A Column of News & Comment by Senator James L. Seward
As our world evolves and technological advances propel us forward at lightning speed, one constant remains – agriculture. No matter how smart our cell phones become or how large our television screens grow, agriculture persists as the economic, social, and environmental binding force.
According to the New York State Agriculture and Markets website, about 20 percent of New York State’s land area, or more than 7 million acres, is farmland. There are nearly 36,000 family farms producing some of the world’s best food. Agriculture is a major driver of the New York State economy and the state ranks high among the major agricultural states in the nation, ranking in the top 10 in 30 commodities. New York is the second largest producer of apples, maple syrup, and snap beans, third in cabbage, grapes, and dairy (which is the largest segment of the agricultural sector), and fourth in pears.
Farming is also the tie that binds many communities together socially. Farmers markets, harvest fests and other fine events are celebrated year round. These types of gatherings are reminders of our heritage and a welcome chance to come together and stay in touch with friends and family.
With our growing environmental concerns, we also look to the farming community for guidance. Farmers have always been among the best stewards of the land; after all, it is a central part of their livelihood. More and more the news media draw attention to the development of “green” industries. Nothing is greener than agriculture.
Agriculture contributes so much to our daily lives, but it is an industry that has specific challenges. It is a demanding occupation and those who take up the farming mantle are very special. Preparing the next generation of farmers is also a critical role. All of those individuals are being duly recognized from February 16 – 23 – National Future Farmers of America Week.
Founded in 1928 by thirty-three young farm boys at a hotel in Kansas City, the FFA is currently made up of nearly 670,000 student members in grades seven through twelve. There are over 8,600 chapters headquartered in every state in the nation, Puerto Rico and the Virgin Islands. More than 11,000 advisors and agriculture teachers work with students on subjects like agriscience, biotechnology, and horticulture. FFA students divide their time between classroom learning and hands-on experience in the field. After high school, many of these students go on to productive careers in various agriculture fields. Others parlay their FFA knowledge into further studies at colleges and universities and graduate with advanced degrees.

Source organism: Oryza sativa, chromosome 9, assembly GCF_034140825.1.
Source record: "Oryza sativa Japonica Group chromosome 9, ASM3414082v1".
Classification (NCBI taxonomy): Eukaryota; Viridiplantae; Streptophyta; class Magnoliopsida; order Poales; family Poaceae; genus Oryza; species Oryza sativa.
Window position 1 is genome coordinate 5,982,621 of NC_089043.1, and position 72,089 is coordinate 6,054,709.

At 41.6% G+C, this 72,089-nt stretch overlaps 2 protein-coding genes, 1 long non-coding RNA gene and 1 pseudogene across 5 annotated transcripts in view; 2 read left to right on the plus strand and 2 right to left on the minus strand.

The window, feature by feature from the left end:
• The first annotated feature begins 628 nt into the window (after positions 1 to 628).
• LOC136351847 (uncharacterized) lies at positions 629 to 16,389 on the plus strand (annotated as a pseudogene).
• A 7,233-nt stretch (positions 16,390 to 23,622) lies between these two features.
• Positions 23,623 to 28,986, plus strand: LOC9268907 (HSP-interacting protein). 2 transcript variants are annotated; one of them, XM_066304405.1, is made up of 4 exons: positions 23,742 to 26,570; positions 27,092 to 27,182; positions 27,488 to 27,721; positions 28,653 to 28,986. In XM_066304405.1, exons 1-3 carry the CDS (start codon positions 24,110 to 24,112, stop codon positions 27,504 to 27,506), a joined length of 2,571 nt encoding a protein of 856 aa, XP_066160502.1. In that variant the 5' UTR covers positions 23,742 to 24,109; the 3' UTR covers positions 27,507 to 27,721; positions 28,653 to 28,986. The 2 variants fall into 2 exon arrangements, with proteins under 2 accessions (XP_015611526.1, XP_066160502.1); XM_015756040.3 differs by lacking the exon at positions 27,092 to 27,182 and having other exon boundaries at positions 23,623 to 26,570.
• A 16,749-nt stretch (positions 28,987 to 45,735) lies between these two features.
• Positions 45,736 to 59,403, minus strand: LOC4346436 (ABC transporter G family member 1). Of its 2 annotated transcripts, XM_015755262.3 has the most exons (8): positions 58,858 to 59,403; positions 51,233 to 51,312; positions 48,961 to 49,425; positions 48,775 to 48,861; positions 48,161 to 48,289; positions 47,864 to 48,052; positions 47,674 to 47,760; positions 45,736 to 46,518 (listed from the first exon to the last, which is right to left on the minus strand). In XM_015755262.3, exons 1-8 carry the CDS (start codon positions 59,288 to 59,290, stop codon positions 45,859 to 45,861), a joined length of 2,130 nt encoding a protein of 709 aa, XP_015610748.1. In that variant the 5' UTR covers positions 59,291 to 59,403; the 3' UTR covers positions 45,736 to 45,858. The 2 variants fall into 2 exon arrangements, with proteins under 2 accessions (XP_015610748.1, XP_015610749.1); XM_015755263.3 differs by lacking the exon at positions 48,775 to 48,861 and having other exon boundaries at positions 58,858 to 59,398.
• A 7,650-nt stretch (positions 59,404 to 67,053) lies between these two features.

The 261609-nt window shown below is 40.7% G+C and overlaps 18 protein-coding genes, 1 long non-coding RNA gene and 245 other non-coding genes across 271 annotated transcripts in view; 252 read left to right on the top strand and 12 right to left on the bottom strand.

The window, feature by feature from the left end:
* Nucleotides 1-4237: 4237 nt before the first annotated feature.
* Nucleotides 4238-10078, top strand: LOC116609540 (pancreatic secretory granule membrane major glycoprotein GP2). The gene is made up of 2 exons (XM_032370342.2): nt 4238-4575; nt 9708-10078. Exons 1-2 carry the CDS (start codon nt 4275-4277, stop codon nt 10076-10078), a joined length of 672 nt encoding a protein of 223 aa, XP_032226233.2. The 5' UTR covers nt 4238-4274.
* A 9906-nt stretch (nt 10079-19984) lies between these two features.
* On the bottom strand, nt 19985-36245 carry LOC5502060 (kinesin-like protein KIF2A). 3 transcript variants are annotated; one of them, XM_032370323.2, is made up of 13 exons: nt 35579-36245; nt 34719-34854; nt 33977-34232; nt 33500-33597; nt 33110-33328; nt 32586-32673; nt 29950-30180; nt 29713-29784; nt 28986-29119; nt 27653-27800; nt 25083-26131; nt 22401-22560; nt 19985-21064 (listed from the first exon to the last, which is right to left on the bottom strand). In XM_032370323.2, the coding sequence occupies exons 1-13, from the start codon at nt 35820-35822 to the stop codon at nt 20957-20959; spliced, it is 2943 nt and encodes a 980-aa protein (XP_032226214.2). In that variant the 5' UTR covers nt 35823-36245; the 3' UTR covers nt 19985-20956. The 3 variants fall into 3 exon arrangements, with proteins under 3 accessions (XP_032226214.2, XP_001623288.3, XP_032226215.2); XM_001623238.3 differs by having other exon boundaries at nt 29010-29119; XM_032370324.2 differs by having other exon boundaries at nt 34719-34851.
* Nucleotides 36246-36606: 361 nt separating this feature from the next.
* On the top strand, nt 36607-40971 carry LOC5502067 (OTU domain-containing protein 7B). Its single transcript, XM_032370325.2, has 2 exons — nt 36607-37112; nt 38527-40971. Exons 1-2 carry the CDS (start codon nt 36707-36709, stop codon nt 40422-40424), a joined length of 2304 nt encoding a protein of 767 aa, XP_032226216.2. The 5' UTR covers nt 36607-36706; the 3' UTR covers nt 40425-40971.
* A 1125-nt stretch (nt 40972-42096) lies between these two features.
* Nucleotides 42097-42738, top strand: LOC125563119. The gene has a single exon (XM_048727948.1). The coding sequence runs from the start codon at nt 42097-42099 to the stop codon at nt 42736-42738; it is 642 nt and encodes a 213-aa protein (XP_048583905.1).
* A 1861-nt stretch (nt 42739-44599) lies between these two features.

It is clear that the FFA has played a significant role in making certain that agricultural education is a mainstay of our communities. I am also confident that the FFA will continue to connect students to exciting careers in the science, business and technology of agriculture.
The FFA promotes, among other things, citizenship, volunteerism, patriotism and cooperation. The motto, “learning to do, doing to learn, earning to live, living to serve” gives direction of purpose to the students who take an active role in succeeding in agricultural education.
I am proud to represent a number of Future Farmers of America chapters – with several new chapters starting recently as well. I often see the students in their traditional blue corduroy jackets at our local county fairs, and just welcomed several chapters from across my district to the Capitol in Albany. Their dedication to the mission of premier leadership, personal growth, and career success through agricultural education is admirable.
Last year I successfully fought for an additional $112,000 in the state budget (for a total of $842,000) to expand FFA and help prepare young New Yorkers to become leaders in agriculture. I will once again be standing for our young farmers as we negotiate this year’s state budget.
I salute all of the youth, teachers, and advisors and wish them the best during National FFA Week.